Virgin Orbit rocket fails on first airborne test

Virgin Orbit failed to launch a rocket into orbit during its first airborne test on Monday, marking a setback in its planned move to rapid commercialisation at a time when Richard Branson’s Virgin Group is under severe financial stress.

The mission, off the coast of southern California, was the biggest test yet for the Virgin satellite launch subsidiary, which was set up as a separate company three years ago. It is targeting the booming market for small communications satellites, which has led to a wave of innovation in low-cost, small-scale rockets.

Virgin’s rocket, LauncherOne, is carried to around 35,000ft under the wing of a Boeing 747 jumbo jet. Its engine is designed to fire after the rocket has been dropped from the plane, taking it the rest of the way to orbit. Airborne launches eliminate the need for a special launch site, potentially making it possible to send payloads into orbit quickly and easily from airstrips around the world.

“We’ve confirmed a clean release from the aircraft,” Virgin Orbit said on Twitter soon after its test over the Atlantic Ocean on Monday. “However, the mission terminated shortly into the flight.” It said later that it had succeeded in igniting the rocket’s engine but that “an anomaly then occurred early in first-stage flight”.

The first full trials for new rocket systems often fail, and Virgin Orbit had lowered expectations ahead of Monday’s mission. But success would have marked a turning point for the venture and unlocked a new source of cash flow at an important time for the Virgin group.

Ahead of the test, Virgin Orbit said it hoped to “quickly pivot” to commercial operations and that its second rocket was in the final stages of being built in its manufacturing plant near Los Angeles. Its first commercial launch was scheduled to be for Nasa and a group of launch companies, mainly carrying satellites for universities in the US.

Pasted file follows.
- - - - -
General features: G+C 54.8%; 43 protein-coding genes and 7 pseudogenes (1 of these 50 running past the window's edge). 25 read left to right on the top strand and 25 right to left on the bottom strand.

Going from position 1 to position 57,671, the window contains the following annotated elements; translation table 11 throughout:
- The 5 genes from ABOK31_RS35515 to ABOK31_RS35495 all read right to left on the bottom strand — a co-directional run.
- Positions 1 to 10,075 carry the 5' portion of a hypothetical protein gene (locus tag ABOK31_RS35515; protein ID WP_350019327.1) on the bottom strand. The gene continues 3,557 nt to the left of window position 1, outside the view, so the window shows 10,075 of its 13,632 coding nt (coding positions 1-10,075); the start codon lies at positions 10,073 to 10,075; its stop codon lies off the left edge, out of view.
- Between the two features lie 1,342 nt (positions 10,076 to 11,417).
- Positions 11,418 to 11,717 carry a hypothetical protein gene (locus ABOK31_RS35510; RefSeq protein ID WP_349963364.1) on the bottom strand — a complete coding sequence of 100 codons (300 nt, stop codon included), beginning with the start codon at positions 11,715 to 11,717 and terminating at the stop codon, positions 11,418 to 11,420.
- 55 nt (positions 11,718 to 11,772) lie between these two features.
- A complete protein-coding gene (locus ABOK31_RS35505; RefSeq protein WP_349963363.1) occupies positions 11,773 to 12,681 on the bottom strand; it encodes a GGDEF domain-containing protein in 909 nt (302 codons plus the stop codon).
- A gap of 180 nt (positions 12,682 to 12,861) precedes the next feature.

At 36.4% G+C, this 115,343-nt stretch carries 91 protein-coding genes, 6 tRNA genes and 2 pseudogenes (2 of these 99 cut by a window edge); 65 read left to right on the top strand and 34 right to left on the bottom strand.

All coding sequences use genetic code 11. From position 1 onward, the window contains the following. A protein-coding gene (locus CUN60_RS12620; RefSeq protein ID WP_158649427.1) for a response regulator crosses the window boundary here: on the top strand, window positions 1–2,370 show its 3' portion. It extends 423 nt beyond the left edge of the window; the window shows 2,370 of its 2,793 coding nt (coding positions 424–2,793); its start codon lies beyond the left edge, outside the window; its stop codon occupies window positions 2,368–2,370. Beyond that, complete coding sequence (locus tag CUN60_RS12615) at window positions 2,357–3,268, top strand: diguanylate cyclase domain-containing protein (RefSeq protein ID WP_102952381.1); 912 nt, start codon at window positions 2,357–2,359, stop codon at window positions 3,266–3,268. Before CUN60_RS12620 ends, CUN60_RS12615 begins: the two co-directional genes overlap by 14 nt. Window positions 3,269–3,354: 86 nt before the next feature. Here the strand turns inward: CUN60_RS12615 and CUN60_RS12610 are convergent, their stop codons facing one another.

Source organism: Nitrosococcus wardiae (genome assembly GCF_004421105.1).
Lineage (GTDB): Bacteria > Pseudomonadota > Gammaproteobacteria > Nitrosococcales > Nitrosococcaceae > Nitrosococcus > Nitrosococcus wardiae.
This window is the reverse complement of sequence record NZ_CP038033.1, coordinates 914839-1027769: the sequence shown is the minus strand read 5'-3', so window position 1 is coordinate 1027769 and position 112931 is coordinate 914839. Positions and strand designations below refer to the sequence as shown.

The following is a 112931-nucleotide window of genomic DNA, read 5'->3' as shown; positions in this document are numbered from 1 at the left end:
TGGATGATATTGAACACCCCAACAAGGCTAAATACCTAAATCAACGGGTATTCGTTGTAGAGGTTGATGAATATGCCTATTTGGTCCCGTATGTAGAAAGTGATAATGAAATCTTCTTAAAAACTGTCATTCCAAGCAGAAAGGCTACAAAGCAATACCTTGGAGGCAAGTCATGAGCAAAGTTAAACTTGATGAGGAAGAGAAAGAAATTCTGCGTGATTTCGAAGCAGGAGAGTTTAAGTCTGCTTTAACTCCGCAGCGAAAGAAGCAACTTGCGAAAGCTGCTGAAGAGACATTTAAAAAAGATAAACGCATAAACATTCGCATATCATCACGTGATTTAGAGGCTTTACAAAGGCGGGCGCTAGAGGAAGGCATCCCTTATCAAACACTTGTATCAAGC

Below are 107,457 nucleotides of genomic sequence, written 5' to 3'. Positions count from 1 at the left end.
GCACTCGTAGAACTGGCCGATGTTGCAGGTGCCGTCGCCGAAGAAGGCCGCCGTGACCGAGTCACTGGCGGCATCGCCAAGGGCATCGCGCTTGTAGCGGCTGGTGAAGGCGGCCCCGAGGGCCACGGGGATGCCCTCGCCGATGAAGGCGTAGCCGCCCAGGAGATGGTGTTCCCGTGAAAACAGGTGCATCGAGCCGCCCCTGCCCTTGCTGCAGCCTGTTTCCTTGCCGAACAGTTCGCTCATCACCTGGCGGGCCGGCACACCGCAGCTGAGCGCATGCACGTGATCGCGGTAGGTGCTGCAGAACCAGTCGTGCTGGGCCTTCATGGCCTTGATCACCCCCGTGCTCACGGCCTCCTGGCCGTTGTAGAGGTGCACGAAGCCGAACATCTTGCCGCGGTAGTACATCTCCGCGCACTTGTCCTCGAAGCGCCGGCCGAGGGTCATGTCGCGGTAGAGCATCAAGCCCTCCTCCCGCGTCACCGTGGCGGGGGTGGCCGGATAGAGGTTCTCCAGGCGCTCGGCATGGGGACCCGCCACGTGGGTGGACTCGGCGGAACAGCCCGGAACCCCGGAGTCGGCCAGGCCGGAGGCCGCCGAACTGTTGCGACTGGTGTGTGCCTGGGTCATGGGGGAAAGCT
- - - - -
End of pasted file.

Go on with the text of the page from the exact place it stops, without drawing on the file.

Virgin Orbit executives have said the company has signed contracts worth “hundreds of millions of dollars”.

Sir Richard’s other space venture, Virgin Galactic, has become an important source of financial liquidity at a time when his group’s airline and travel operations are under severe pressure. Galactic, which aims to carry tourists to the edge of space, has yet to fly with paying passengers. But following a reverse listing on the US stock market last year, Virgin last week cashed in a fifth of its stake for $366m.

Before Monday’s mishap, Virgin Orbit executives said that even an incomplete test could yield plenty of valuable information. They hoped to learn from a number of stages of the flight, from releasing the rocket and igniting its engines to firing the second stage and seeing it release its payload.

“As we said before the flight, our goals today were to work through the process of conducting a launch, learn as much as we could, and achieve ignition,” the company tweeted. “We hoped we could have done more, but we accomplished those key objectives today.”

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